The cosmic dance of Stephan’s Quintet

stephan's quintet the james webb space telescope

Picture credits: Nasa

Stephan’s Quintet, first observed by French astronomer Édouard Stephan in 1877, shows the strange interaction of five galaxies in a degree of detail never seen before. This final image is made up of nearly 1,000 individual images and 150 million pixels, and it marks JWST’s largest image to date, being roughly one-fifth the moon’s diameter.

The picture is slightly misleading; the leftmost galaxy is actually far in the foreground, about 40 million light-years away from us, while the remaining four galaxy systems are about 290 million light-years away. These four galaxies are clustered so close together, relatively speaking, that they actually interact with each other.

The image even reveals a supermassive black hole, located at the center of the highest galaxy, which is about 24 million times the mass of the sun.

I think this one might actually just be heaven

Cosmic cliffs from the James Webb Space Telescope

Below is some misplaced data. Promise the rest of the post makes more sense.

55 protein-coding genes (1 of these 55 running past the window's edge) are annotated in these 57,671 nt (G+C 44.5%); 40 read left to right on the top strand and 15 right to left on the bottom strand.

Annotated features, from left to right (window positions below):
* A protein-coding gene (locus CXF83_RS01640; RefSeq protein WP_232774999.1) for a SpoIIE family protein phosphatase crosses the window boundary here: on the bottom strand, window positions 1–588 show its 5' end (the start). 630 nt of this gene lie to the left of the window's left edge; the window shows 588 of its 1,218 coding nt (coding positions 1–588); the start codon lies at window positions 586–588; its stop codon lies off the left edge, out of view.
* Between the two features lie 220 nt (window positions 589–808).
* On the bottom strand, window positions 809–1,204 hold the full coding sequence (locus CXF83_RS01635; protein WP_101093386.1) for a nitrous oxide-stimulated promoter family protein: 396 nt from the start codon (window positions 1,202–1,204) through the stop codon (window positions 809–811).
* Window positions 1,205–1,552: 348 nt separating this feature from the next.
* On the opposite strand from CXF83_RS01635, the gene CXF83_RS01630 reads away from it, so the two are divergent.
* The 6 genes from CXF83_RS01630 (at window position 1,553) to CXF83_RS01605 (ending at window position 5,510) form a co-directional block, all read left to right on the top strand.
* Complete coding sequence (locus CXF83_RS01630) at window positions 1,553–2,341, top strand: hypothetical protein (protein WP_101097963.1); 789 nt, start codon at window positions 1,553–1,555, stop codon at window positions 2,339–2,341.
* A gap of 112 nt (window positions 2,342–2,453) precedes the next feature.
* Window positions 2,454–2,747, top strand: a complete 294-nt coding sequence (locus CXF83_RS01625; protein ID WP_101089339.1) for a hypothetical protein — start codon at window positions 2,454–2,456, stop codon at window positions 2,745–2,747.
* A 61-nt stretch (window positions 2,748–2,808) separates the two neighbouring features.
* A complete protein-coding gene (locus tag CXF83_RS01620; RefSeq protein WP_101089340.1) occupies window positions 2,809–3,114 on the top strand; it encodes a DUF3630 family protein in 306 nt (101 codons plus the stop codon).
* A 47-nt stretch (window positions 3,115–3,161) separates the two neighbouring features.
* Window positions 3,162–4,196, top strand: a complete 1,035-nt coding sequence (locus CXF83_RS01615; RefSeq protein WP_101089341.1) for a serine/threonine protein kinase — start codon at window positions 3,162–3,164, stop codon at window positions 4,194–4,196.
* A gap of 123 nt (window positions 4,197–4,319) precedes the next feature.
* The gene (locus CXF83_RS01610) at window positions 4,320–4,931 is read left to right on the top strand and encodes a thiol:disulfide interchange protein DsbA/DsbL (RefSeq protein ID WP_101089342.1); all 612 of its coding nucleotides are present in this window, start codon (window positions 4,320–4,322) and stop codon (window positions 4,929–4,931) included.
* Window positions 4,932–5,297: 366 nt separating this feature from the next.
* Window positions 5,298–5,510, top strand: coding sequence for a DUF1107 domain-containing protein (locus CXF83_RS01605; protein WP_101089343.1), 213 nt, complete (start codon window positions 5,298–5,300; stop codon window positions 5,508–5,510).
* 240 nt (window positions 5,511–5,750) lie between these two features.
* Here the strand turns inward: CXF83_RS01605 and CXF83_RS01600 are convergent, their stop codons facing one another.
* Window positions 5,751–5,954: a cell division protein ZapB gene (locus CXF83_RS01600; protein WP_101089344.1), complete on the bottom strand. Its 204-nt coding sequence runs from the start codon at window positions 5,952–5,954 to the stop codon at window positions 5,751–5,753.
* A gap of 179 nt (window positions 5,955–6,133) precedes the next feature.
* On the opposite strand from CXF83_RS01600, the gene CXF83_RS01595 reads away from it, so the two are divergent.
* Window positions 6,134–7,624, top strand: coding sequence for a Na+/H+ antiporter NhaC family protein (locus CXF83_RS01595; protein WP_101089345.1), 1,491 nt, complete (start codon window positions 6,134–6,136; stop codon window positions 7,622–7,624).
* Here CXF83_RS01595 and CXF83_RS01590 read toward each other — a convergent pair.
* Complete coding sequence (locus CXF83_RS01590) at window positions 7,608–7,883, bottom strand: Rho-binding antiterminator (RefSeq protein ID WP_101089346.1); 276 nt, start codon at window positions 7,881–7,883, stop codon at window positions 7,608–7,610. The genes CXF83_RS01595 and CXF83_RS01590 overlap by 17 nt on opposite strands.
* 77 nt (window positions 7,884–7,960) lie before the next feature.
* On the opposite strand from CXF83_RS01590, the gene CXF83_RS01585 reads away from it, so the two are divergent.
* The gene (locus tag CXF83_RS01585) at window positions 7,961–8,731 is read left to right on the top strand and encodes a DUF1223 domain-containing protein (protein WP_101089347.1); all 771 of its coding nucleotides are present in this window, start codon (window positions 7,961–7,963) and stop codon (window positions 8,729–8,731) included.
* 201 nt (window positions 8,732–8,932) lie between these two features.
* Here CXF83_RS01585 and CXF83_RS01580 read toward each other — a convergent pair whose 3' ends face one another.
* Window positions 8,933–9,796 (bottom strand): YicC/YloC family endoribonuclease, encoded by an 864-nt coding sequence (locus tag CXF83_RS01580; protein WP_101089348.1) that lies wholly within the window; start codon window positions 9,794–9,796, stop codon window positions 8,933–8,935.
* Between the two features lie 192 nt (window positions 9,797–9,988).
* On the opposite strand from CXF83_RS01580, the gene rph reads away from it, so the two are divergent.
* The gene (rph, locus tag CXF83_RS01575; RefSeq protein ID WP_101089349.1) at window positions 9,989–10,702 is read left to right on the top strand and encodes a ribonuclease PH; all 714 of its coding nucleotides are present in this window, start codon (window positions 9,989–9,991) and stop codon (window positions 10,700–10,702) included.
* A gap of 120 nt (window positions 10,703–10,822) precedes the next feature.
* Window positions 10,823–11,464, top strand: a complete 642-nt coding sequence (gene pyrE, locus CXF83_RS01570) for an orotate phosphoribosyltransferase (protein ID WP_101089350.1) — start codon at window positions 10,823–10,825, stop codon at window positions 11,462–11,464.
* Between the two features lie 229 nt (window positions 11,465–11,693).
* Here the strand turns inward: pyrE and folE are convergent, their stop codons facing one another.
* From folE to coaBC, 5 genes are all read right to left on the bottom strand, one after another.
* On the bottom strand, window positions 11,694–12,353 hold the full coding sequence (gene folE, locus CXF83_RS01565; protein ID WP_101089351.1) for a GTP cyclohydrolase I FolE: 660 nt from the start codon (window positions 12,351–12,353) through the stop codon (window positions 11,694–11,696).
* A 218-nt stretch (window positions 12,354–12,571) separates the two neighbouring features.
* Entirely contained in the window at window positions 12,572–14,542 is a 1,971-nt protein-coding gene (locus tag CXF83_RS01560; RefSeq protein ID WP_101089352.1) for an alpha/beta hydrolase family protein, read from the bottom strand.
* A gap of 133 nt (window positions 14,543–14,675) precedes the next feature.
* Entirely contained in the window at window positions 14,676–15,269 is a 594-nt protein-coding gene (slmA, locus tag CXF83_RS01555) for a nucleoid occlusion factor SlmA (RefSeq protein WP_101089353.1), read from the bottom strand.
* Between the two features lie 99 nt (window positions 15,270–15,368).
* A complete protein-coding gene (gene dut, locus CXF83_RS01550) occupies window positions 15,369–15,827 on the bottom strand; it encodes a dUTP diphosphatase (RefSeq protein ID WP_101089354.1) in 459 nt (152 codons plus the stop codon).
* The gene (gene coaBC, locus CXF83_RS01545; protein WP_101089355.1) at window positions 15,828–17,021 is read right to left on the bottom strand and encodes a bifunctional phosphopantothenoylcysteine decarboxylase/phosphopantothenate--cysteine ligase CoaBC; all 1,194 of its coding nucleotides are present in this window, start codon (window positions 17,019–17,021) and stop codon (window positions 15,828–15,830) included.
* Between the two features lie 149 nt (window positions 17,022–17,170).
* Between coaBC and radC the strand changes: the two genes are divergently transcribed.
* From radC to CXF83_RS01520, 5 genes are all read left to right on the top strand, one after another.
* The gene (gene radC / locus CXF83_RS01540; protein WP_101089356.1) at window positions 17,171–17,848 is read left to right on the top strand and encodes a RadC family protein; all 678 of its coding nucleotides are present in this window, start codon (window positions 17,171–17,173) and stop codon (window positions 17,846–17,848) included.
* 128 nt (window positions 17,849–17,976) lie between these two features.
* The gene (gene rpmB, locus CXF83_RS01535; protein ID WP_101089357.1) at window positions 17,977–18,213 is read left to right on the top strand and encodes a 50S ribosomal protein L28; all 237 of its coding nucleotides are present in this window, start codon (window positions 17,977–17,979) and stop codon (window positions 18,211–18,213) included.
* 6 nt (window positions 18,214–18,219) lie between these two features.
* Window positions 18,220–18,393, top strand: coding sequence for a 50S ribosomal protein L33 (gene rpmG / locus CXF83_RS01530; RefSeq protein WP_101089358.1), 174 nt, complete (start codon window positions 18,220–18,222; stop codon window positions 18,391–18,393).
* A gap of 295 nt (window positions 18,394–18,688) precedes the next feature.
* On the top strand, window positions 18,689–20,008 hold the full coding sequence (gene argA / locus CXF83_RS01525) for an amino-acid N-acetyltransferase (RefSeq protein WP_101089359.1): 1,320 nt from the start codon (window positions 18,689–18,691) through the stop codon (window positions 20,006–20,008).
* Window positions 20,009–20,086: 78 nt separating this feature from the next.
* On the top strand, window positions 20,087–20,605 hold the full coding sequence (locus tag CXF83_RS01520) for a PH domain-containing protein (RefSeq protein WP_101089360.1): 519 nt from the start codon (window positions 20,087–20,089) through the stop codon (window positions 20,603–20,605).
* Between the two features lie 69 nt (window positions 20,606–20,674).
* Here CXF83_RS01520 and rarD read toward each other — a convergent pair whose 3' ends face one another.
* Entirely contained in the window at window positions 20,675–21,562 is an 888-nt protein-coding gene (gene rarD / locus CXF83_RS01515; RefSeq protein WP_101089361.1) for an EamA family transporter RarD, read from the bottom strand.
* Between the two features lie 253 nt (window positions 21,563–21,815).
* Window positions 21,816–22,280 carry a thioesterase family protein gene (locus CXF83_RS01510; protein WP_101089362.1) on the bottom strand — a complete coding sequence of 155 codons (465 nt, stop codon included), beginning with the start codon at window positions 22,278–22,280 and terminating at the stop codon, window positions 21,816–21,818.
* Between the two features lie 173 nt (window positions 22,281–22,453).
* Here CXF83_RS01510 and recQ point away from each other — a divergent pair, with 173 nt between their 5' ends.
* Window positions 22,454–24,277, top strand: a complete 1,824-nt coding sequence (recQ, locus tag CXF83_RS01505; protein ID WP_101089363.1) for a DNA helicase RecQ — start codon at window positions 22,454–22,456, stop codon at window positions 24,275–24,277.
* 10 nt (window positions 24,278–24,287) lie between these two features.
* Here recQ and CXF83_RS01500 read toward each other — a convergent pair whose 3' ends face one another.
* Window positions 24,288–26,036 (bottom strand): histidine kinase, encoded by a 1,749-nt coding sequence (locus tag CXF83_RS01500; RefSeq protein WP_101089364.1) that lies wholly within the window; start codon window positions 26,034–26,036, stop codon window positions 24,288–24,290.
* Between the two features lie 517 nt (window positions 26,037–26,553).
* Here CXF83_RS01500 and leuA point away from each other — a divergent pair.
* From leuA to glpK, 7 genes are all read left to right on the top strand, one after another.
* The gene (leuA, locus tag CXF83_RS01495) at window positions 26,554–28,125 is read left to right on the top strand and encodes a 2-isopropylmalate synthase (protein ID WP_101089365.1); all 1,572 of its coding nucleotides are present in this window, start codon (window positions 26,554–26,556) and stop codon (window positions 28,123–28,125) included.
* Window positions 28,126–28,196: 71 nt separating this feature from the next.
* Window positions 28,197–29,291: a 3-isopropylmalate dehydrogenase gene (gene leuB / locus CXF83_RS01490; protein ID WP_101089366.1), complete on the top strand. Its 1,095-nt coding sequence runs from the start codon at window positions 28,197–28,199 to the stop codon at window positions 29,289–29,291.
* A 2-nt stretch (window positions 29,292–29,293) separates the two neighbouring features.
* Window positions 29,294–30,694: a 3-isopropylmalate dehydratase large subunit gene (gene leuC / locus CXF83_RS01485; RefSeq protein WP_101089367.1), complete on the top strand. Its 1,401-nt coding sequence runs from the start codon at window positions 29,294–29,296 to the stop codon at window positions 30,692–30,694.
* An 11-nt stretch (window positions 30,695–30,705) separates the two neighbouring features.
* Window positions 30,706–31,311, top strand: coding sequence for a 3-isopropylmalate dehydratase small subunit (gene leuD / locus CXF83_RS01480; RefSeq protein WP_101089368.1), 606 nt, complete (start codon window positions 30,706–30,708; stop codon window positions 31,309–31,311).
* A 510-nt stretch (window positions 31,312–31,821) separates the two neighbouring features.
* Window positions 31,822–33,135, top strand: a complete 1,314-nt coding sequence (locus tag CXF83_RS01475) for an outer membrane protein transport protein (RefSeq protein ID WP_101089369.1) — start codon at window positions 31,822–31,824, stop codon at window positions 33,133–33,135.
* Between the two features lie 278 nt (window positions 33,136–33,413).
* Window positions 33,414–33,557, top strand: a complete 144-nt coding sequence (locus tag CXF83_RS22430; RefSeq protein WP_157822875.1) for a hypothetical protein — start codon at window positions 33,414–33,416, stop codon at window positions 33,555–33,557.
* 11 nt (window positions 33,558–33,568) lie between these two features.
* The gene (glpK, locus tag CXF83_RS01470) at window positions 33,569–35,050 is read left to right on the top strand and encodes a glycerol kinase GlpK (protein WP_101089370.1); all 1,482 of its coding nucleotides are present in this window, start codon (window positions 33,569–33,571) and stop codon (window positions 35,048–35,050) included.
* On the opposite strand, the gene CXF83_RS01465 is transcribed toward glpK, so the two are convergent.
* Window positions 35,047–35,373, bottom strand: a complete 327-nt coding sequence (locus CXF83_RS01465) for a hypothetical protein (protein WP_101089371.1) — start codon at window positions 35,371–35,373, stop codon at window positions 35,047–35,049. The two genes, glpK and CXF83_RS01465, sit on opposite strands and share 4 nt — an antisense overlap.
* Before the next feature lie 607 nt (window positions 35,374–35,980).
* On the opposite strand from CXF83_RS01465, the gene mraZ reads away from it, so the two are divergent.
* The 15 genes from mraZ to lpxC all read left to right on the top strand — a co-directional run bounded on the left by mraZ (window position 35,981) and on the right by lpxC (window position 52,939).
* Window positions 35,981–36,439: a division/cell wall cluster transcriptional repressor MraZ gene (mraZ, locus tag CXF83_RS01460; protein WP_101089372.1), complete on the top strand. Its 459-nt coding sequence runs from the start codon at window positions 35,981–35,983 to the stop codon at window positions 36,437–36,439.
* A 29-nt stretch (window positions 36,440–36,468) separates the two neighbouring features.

Picture credits: Nasa

JWST also gives us a deeper look at the Carina Nebula, a region of the Milky Way about 7,600 light-years away. As we watched Carina with Hubble, the new image shows hundreds of new stars, thanks to JWST’s ability to pierce through cosmic dust. The Carina Nebula reveals that star birth is not a peaceful, placid affair, but one characterized by highly unstable processes that can, in some ways, be as destructive as they are generative.

The amber landscape that crosses the bottom of the image marks the edge of the nebula’s massive, chaotic star-forming region – so massive that the highest points in this band of amber, which NASA calls the ” ‘cosmic cliffs’, are around seven light years high. The JWST data will give scientists more insight into the process of star formation and could help understand why certain numbers of stars form in certain regions, as well as how stars end up with the mass that they have.

Ultimately, these accomplishments are just the beginning. Scientists still have plenty of questions – about exoplanets, the formation of the universe and more – and now they have a powerful new tool in their arsenal to search for answers.